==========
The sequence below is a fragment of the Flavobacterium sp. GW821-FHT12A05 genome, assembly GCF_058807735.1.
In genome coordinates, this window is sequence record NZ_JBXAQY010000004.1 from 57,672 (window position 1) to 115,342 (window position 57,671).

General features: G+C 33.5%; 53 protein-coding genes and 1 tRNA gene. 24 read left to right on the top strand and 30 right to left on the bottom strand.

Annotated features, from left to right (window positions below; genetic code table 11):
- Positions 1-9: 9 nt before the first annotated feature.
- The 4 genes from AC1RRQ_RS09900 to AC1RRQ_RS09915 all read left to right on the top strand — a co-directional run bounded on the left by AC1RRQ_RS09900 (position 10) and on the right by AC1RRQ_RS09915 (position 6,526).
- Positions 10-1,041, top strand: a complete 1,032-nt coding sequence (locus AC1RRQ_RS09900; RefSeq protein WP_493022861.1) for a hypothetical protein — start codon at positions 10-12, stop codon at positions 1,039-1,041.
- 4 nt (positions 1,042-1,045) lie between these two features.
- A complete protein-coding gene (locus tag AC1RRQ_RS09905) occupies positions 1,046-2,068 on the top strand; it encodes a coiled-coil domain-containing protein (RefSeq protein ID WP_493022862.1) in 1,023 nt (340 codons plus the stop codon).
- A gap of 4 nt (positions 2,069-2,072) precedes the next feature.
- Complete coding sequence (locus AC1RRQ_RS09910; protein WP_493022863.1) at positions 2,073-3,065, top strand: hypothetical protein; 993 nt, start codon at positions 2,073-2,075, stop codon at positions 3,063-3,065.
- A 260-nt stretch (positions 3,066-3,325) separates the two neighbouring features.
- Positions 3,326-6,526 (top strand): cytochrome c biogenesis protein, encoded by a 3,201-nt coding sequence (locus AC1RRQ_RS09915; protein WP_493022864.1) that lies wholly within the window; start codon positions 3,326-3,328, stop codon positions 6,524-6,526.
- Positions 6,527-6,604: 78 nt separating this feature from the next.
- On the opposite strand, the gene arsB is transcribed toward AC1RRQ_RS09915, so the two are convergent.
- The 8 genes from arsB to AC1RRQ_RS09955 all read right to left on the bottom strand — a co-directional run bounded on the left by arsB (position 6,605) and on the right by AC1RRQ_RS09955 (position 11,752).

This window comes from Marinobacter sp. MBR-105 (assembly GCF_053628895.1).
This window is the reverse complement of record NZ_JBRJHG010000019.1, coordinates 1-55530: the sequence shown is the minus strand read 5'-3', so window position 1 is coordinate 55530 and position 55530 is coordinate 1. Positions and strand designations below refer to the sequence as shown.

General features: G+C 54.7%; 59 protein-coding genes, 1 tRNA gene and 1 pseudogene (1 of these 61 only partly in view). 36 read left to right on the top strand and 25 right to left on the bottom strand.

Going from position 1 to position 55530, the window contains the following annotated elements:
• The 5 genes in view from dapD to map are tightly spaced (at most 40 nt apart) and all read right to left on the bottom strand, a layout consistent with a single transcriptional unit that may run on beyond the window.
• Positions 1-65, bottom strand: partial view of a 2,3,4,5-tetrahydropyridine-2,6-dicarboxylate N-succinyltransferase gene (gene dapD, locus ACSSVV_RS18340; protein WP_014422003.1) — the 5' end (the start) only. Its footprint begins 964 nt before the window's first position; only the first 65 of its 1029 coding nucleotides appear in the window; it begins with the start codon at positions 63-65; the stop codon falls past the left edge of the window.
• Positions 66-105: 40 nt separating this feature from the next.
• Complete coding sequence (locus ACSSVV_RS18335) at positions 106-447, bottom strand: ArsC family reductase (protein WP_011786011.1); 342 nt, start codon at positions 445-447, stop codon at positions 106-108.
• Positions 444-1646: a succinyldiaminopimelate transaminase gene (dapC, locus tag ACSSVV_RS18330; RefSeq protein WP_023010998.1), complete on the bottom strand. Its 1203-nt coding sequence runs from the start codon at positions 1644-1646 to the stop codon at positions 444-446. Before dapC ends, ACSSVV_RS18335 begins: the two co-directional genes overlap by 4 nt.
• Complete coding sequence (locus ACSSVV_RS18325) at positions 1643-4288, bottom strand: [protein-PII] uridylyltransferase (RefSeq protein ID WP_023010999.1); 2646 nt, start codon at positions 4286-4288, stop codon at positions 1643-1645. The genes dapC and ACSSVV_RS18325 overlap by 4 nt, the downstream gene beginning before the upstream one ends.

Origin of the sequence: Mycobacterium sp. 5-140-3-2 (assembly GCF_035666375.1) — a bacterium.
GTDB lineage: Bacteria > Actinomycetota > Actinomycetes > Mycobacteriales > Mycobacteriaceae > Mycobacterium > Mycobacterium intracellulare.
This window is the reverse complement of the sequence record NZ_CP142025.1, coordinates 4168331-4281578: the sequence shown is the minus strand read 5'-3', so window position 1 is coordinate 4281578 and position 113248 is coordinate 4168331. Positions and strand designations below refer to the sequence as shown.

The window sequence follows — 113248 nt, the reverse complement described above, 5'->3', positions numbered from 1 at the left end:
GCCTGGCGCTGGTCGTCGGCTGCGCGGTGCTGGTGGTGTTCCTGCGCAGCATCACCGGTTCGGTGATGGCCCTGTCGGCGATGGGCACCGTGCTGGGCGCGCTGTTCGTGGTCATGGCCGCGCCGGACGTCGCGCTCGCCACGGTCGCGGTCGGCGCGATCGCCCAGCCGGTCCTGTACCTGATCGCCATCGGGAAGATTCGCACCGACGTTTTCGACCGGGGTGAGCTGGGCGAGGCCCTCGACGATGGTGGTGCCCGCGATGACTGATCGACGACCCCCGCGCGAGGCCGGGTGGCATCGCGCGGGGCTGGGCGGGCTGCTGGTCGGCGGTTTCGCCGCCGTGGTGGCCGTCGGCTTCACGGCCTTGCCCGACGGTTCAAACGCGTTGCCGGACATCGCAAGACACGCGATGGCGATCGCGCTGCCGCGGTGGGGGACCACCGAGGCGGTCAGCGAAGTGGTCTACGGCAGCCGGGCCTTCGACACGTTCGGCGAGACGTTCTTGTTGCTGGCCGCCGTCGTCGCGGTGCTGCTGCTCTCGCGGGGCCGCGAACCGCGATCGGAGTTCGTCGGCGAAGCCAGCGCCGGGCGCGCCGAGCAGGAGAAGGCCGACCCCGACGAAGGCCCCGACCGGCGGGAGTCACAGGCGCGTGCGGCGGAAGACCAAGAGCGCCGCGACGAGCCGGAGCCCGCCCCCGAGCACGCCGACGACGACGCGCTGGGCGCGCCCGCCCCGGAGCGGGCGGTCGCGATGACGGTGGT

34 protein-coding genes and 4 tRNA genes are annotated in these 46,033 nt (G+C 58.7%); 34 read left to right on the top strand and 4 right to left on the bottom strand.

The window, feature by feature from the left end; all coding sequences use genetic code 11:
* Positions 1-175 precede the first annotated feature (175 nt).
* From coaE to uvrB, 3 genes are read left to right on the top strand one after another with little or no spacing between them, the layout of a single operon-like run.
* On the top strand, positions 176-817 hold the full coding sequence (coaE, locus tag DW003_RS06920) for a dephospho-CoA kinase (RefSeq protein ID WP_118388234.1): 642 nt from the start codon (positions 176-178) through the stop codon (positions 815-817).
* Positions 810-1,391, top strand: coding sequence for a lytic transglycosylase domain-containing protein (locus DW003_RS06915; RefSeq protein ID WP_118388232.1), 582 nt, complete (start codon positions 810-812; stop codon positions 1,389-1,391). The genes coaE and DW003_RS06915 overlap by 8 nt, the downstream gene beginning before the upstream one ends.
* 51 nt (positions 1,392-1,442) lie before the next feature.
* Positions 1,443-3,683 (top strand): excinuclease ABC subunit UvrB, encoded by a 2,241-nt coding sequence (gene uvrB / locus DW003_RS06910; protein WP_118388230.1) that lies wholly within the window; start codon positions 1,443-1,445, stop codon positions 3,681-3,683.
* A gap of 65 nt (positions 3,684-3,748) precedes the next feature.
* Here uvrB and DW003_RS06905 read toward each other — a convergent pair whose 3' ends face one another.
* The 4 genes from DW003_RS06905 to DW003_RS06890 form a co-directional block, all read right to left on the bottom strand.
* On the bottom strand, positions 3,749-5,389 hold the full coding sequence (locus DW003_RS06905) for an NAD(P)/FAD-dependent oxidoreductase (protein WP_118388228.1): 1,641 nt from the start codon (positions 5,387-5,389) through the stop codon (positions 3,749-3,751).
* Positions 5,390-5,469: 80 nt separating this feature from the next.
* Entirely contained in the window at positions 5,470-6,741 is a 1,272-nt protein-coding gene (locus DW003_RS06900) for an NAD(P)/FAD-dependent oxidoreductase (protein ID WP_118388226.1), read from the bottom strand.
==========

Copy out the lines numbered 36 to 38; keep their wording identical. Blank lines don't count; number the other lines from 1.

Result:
* On the top strand, positions 176-817 hold the full coding sequence (coaE, locus tag DW003_RS06920) for a dephospho-CoA kinase (RefSeq protein ID WP_118388234.1): 642 nt from the start codon (positions 176-178) through the stop codon (positions 815-817).
* Positions 810-1,391, top strand: coding sequence for a lytic transglycosylase domain-containing protein (locus DW003_RS06915; RefSeq protein ID WP_118388232.1), 582 nt, complete (start codon positions 810-812; stop codon positions 1,389-1,391). The genes coaE and DW003_RS06915 overlap by 8 nt, the downstream gene beginning before the upstream one ends.
* 51 nt (positions 1,392-1,442) lie before the next feature.